Lord of the Rings Masculinity

So, a while ago, I was scrolling through Facebook – something that I’ve been trying to do less and less of late – when I saw a picture of a tweet that addressed something called “Lord of the Rings Masculinity”. I mean, any sort of reference to the greatest trilogy of books ever written and the greatest films ever produced is bound to get my little nerdy heart beating faster, so I read the whole tweet with expectations soaring high. Sadly, what I read wasn’t really what I was truly looking for. I mean, it had the bare bones of what I think was a well thought out argument and had some amazingly helpful recommendations, but it really didn’t address what made those suggestions sort of “revolutionary” in the sense that people could really take them to heart.

It was sort of the same thing as when you’re going to church – if you don’t, then I’m sure you can appreciate it nonetheless – and the pastor standing on the stage goes so far into the theology of whatever point he’s trying to make that he completely forgets to add why such deep theological knowledge – and the advice is prescribes – is useful in any sort of way to a person’s life. This tweet was essentially the same thing. And I guess its sort of my job to dissect and expand upon the points that the tweeter (twriter?) made in his original tweet so that it makes some sort of applicable sense. I’m going to attempt to take those points that he made and explore how the concepts expressed make a man a more powerful version of who he ought to be.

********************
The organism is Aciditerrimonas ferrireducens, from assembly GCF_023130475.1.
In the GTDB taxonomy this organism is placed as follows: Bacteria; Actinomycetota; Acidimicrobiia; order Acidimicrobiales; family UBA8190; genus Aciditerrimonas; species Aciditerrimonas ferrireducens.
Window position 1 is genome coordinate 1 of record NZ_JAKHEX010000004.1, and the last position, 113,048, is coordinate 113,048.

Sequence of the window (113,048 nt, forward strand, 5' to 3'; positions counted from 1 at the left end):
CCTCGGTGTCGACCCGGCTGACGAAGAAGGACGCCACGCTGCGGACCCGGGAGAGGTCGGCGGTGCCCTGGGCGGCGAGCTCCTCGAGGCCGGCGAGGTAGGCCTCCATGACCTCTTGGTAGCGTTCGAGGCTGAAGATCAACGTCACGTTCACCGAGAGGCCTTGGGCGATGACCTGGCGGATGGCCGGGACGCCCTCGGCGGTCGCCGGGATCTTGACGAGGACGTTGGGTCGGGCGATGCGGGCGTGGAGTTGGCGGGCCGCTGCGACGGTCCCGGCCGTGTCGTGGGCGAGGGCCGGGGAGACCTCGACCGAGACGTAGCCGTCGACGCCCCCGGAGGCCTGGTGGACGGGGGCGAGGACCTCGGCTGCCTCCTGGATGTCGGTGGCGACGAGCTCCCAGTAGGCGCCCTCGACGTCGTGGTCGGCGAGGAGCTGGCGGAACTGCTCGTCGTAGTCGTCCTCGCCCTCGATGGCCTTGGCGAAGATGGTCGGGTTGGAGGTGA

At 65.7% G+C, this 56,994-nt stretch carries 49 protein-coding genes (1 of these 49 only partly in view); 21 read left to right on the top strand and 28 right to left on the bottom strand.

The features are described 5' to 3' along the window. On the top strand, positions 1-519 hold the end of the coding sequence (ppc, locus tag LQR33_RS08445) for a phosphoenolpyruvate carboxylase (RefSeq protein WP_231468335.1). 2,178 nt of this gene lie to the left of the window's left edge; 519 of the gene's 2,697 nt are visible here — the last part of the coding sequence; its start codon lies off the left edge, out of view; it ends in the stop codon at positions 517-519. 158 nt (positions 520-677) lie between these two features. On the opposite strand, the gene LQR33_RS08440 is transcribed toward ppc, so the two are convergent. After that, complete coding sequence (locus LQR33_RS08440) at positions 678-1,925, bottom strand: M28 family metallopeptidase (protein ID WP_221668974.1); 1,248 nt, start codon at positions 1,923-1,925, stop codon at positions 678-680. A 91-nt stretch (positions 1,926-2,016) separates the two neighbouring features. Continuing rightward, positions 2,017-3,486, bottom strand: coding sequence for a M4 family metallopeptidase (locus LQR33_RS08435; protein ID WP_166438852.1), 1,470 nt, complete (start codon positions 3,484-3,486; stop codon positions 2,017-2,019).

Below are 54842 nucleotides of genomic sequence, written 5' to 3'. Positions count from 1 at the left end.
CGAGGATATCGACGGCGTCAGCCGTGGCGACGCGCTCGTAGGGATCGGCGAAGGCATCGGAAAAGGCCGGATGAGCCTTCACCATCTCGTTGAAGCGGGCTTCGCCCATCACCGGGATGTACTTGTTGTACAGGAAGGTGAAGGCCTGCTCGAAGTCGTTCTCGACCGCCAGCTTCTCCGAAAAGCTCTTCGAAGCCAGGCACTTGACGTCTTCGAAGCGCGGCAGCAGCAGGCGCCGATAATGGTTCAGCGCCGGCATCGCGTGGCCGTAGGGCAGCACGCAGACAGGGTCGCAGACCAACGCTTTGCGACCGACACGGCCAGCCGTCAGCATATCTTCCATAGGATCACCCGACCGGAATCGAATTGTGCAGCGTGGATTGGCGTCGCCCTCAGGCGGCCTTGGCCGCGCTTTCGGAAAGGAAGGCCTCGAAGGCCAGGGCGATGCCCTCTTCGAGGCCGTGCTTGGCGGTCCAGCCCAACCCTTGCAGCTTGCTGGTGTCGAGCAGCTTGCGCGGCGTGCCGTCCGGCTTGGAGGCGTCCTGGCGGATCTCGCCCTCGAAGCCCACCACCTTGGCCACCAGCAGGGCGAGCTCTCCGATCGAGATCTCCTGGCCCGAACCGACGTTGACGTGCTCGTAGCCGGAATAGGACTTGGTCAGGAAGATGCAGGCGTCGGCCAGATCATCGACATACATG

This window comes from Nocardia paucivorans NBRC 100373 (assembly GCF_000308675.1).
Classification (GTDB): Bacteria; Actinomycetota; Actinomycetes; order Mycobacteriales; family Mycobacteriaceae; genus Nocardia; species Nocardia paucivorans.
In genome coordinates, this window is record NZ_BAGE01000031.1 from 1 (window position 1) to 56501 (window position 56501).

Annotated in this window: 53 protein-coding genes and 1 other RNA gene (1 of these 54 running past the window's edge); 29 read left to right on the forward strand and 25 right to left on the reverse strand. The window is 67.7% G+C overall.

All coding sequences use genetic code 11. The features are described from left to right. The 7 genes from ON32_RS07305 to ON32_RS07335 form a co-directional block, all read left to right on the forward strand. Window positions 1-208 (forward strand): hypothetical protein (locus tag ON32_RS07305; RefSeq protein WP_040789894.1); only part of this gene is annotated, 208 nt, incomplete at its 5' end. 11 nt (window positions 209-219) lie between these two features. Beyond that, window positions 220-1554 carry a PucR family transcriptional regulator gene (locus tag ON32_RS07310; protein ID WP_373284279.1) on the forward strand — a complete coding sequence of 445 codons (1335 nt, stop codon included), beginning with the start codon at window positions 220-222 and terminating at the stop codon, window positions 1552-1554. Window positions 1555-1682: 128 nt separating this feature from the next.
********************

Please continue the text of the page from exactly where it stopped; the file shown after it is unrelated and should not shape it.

Looking at you Aragorn, Gimli and Legolas. Y’all set the standard.

I should provide a bit of a disclaimer before moving any further with this article. I’ve read all the books and seen all the movies (including The Hobbit Trilogy, which I could rant about, but no one wants to hear that) and I’ll be the first to admit that the model of masculinity proposed by Lord of the Rings is not all-encompassing. What I mean by this is that the model still has some problems when it comes to the depiction of the relationship between men and women. I’m not saying that this is ok, in any sense of the word, but that is how the books are written and the movies faithfully portray it. What I attempt to do in this article is write about the male-to-male relationship.

Now that that’s all said and done, let’s move on to the tweet itself. The words, verbatim, are as follows:

  •  We’re going on long journeys with the guys
  • We’re swearing oaths to our buddies
  • And if you say goodbye without a soft forehead kiss, then buddy you fucked up.

“It’s a dangerous business, Frodo, going out your door. You step onto the road, and if you don’t keep your feet, there’s no knowing where you might be swept off to.”